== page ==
A ballistic missile alarm sent as an emergency alert to cell phones rattled the state of Hawaii on Saturday, but officials are calling it a false alarm.
Within minutes, Rep. Tulsi Gabbard, a Democrat from the state, said officials confirmed to her that there was no missile threat in a tweet.
"USPACOM has detected no ballistic missile threat to Hawaii.
Just last month Hawaii became the first state since the end of the Cold War to test nuclear sirens in preparation for a possible nuclear attack amid growing tensions with North Korea.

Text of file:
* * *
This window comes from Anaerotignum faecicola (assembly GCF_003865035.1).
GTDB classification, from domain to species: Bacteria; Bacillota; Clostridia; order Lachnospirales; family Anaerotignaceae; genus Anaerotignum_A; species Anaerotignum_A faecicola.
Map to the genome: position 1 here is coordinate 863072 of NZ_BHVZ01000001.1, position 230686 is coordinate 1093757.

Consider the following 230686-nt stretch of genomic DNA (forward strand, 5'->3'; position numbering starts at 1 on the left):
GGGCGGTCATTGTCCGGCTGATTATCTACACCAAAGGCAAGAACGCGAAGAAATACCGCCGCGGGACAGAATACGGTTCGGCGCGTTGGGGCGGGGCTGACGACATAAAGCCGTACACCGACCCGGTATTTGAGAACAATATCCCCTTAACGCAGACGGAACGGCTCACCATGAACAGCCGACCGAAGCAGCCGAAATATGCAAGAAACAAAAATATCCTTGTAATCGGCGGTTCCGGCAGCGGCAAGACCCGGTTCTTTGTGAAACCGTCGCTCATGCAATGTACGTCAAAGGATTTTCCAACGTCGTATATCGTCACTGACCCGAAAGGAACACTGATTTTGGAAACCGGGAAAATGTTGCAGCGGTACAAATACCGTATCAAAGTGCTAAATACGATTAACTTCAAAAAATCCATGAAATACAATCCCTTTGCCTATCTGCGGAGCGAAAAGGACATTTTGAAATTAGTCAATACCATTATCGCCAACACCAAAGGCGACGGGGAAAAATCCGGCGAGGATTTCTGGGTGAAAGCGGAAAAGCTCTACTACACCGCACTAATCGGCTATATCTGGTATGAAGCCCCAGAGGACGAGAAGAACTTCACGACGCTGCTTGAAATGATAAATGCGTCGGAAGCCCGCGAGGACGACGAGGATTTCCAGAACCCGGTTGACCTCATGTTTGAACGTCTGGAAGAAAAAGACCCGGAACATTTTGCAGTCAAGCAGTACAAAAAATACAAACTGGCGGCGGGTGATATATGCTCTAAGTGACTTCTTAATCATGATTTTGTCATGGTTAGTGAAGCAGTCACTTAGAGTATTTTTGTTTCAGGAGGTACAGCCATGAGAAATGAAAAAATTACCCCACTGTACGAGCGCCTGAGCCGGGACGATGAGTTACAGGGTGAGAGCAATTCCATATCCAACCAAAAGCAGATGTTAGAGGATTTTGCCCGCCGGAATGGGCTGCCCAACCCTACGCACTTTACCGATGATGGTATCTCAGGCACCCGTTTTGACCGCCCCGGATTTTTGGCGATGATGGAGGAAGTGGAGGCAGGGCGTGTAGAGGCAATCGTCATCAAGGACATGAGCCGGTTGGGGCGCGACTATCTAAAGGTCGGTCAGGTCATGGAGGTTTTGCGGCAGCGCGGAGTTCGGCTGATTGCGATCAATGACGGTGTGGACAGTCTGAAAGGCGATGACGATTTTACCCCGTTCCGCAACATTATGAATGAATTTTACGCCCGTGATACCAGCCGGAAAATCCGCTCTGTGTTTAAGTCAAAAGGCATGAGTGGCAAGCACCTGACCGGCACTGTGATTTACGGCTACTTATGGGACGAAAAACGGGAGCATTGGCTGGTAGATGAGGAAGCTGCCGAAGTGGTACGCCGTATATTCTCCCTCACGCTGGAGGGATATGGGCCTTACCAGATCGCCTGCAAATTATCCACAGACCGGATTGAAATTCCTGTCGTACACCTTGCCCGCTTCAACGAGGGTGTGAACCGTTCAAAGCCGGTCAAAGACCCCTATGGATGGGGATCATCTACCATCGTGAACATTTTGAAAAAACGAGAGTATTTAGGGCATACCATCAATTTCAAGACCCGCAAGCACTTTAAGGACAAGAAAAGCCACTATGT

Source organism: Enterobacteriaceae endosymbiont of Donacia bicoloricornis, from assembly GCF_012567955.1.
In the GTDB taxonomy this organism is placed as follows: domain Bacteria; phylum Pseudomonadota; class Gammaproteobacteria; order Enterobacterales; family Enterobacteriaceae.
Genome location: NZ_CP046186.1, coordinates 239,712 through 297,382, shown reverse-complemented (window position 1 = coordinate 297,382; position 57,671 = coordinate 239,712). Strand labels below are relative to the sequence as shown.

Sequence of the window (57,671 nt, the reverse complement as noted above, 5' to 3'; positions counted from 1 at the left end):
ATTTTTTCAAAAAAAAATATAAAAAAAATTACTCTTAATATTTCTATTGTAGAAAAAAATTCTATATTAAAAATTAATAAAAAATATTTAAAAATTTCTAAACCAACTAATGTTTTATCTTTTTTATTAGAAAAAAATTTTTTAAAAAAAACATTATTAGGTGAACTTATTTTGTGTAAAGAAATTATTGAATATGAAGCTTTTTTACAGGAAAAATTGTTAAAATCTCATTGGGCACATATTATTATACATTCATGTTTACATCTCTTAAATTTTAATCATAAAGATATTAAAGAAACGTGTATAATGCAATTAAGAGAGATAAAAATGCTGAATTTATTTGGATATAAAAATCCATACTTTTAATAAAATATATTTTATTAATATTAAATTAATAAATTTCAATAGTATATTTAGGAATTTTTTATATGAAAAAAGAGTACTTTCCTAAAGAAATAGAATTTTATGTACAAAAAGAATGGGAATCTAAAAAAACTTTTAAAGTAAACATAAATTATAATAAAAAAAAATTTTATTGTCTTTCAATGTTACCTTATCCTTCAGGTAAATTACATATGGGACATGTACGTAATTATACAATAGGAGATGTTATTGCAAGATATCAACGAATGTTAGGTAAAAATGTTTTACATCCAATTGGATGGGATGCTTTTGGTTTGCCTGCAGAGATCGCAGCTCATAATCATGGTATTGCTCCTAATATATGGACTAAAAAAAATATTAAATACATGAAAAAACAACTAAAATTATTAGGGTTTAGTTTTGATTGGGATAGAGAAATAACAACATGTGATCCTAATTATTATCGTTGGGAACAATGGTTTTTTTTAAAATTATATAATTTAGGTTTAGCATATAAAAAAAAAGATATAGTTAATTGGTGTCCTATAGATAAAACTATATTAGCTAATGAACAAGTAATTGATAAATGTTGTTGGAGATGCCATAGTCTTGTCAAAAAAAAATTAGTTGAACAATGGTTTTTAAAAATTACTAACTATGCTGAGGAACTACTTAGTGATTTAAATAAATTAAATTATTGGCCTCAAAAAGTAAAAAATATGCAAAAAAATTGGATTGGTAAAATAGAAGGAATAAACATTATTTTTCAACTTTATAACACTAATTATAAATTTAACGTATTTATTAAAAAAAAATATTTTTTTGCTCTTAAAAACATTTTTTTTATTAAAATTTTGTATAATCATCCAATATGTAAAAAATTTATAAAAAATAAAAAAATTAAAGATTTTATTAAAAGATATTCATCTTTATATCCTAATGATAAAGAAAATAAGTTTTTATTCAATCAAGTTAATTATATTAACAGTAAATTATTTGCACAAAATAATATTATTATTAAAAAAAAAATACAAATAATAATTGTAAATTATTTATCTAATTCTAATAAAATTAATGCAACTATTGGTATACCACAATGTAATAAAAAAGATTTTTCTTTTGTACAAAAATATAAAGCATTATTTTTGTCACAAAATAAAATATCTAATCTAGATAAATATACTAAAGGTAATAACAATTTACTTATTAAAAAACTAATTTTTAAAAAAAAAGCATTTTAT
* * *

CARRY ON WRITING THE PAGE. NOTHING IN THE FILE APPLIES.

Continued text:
President Trump has focused a large part of his first year in office working to dismantle North Korea's growing nuclear program while also publicly mocking the country's leader, Kim Jong Un.
HAWAII - THIS IS A FALSE ALARM. THERE IS NO INCOMING MISSILE TO HAWAII. I HAVE CONFIRMED WITH OFFICIALS THERE IS NO INCOMING MISSILE. pic.twitter.com/DxfTXIDOQs— Tulsi Gabbard (@TulsiGabbard) January 13, 2018
NO missile threat to Hawaii.— Hawaii EMA (@Hawaii_EMA) January 13, 2018